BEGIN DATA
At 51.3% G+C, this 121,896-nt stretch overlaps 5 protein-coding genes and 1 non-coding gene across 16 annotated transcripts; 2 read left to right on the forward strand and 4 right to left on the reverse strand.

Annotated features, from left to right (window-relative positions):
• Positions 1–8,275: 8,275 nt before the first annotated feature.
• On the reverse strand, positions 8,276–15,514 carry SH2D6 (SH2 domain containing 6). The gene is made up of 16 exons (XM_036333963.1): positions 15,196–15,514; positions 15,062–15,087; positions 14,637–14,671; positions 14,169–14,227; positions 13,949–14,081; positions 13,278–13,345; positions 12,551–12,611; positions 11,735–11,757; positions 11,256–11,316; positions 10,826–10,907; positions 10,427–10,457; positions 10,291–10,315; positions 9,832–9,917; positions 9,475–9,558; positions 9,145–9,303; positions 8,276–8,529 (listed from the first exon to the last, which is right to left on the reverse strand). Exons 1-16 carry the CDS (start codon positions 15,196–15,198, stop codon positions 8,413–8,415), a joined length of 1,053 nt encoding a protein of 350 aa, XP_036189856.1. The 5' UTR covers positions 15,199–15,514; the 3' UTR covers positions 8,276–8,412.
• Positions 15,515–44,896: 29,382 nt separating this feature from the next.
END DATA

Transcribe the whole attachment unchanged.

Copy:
At 51.3% G+C, this 121,896-nt stretch overlaps 5 protein-coding genes and 1 non-coding gene across 16 annotated transcripts; 2 read left to right on the forward strand and 4 right to left on the reverse strand.

Annotated features, from left to right (window-relative positions):
• Positions 1–8,275: 8,275 nt before the first annotated feature.
• On the reverse strand, positions 8,276–15,514 carry SH2D6 (SH2 domain containing 6). The gene is made up of 16 exons (XM_036333963.1): positions 15,196–15,514; positions 15,062–15,087; positions 14,637–14,671; positions 14,169–14,227; positions 13,949–14,081; positions 13,278–13,345; positions 12,551–12,611; positions 11,735–11,757; positions 11,256–11,316; positions 10,826–10,907; positions 10,427–10,457; positions 10,291–10,315; positions 9,832–9,917; positions 9,475–9,558; positions 9,145–9,303; positions 8,276–8,529 (listed from the first exon to the last, which is right to left on the reverse strand). Exons 1-16 carry the CDS (start codon positions 15,196–15,198, stop codon positions 8,413–8,415), a joined length of 1,053 nt encoding a protein of 350 aa, XP_036189856.1. The 5' UTR covers positions 15,199–15,514; the 3' UTR covers positions 8,276–8,412.
• Positions 15,515–44,896: 29,382 nt separating this feature from the next.